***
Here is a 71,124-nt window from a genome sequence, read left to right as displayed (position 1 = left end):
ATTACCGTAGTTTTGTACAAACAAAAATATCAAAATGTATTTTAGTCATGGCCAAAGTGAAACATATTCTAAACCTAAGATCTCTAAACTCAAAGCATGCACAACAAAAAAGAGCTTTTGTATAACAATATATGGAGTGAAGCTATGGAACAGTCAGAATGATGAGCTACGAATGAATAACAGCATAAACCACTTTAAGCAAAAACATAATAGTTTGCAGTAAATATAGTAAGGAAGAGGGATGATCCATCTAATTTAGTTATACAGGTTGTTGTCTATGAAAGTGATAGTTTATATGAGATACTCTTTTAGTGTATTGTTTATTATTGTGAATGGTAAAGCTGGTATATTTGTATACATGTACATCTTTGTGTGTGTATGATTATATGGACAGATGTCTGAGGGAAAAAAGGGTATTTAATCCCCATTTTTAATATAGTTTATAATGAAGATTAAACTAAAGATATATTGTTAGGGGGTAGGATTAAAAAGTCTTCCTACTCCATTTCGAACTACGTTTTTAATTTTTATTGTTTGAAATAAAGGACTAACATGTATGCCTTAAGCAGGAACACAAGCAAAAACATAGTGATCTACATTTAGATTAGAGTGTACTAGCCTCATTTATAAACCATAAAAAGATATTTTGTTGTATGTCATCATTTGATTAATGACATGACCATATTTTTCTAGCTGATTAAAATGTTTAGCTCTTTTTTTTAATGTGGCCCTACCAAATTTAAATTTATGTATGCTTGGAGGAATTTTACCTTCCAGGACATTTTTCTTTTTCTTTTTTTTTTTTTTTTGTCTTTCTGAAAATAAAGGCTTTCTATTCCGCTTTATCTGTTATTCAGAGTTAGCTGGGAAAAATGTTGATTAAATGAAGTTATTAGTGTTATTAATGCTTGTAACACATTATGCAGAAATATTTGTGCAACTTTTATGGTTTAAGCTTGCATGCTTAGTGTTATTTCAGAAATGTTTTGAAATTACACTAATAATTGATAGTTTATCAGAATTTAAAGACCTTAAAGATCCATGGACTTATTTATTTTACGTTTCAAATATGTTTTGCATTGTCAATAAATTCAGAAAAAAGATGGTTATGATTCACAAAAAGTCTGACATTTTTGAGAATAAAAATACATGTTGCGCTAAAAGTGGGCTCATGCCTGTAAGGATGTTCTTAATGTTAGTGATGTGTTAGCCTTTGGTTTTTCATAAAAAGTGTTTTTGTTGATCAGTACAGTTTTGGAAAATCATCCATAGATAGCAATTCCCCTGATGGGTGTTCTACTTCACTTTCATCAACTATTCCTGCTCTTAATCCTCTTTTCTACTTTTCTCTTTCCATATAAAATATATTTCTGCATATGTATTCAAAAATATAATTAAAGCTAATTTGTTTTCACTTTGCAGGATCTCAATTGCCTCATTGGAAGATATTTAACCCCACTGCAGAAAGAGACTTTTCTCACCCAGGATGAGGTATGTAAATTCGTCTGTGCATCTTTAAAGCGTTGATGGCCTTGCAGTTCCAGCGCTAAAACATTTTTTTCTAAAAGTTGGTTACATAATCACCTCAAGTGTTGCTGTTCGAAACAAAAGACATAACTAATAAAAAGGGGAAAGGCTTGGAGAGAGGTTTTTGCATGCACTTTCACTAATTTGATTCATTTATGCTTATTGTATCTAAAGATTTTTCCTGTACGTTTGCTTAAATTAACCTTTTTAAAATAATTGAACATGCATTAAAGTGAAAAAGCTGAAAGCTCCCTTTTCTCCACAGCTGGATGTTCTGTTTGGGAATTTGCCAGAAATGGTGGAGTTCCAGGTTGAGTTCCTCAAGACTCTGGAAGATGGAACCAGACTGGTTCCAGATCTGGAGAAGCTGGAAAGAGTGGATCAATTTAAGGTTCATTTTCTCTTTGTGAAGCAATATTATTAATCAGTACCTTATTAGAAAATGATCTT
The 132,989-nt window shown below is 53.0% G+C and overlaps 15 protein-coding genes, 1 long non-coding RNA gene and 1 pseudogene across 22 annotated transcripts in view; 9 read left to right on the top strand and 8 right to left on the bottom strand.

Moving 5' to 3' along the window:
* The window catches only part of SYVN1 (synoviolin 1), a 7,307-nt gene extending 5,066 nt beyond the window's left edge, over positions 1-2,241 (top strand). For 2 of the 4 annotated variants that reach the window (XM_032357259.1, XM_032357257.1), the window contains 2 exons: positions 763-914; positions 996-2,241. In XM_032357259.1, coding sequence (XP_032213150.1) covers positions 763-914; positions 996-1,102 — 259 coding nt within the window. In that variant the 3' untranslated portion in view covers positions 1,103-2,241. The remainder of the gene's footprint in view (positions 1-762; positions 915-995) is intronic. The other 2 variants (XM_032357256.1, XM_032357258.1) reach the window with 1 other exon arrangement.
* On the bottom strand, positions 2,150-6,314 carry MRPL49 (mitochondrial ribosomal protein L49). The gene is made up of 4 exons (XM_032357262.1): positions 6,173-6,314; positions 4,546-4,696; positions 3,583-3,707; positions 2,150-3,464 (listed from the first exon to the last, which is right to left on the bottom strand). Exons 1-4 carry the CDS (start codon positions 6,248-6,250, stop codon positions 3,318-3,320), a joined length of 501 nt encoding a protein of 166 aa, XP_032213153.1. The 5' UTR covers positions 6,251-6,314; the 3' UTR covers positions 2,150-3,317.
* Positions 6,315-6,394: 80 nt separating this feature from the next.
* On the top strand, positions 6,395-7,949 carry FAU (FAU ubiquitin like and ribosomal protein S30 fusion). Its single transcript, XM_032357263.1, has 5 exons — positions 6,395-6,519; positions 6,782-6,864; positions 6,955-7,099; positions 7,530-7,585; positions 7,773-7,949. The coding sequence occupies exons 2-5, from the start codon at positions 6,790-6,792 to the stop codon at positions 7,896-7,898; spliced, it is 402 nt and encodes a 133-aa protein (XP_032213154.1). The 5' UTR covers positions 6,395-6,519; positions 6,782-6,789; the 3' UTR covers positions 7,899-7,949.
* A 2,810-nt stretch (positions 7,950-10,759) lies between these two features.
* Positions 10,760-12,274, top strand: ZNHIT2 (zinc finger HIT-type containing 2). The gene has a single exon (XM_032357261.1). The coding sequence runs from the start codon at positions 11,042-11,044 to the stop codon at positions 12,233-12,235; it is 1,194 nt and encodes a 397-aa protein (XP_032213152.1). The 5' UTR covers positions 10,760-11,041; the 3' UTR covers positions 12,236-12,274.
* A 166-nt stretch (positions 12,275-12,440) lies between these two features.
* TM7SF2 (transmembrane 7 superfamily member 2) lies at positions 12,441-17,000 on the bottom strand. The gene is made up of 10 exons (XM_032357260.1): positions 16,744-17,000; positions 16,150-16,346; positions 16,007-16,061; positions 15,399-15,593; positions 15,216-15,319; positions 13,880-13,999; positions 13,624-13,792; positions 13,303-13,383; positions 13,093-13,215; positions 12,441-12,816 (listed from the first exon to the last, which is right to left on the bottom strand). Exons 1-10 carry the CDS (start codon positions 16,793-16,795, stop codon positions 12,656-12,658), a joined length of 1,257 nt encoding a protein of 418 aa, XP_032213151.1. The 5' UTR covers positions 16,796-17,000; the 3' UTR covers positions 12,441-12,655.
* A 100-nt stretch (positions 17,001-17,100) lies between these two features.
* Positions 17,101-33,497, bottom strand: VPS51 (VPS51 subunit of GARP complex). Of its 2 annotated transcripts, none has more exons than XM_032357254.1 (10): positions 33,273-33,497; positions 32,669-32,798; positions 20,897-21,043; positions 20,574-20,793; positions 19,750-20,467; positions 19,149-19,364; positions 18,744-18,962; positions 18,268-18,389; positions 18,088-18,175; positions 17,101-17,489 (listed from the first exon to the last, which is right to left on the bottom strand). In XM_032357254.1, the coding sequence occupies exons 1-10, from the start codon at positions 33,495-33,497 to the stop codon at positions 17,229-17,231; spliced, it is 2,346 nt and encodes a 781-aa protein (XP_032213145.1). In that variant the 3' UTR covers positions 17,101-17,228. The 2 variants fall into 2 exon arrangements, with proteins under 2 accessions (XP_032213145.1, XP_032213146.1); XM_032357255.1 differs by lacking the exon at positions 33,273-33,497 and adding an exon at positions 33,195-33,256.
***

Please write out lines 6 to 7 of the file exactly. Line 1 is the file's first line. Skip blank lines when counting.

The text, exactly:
* On the bottom strand, positions 2,150-6,314 carry MRPL49 (mitochondrial ribosomal protein L49). The gene is made up of 4 exons (XM_032357262.1): positions 6,173-6,314; positions 4,546-4,696; positions 3,583-3,707; positions 2,150-3,464 (listed from the first exon to the last, which is right to left on the bottom strand). Exons 1-4 carry the CDS (start codon positions 6,248-6,250, stop codon positions 3,318-3,320), a joined length of 501 nt encoding a protein of 166 aa, XP_032213153.1. The 5' UTR covers positions 6,251-6,314; the 3' UTR covers positions 2,150-3,317.
* Positions 6,315-6,394: 80 nt separating this feature from the next.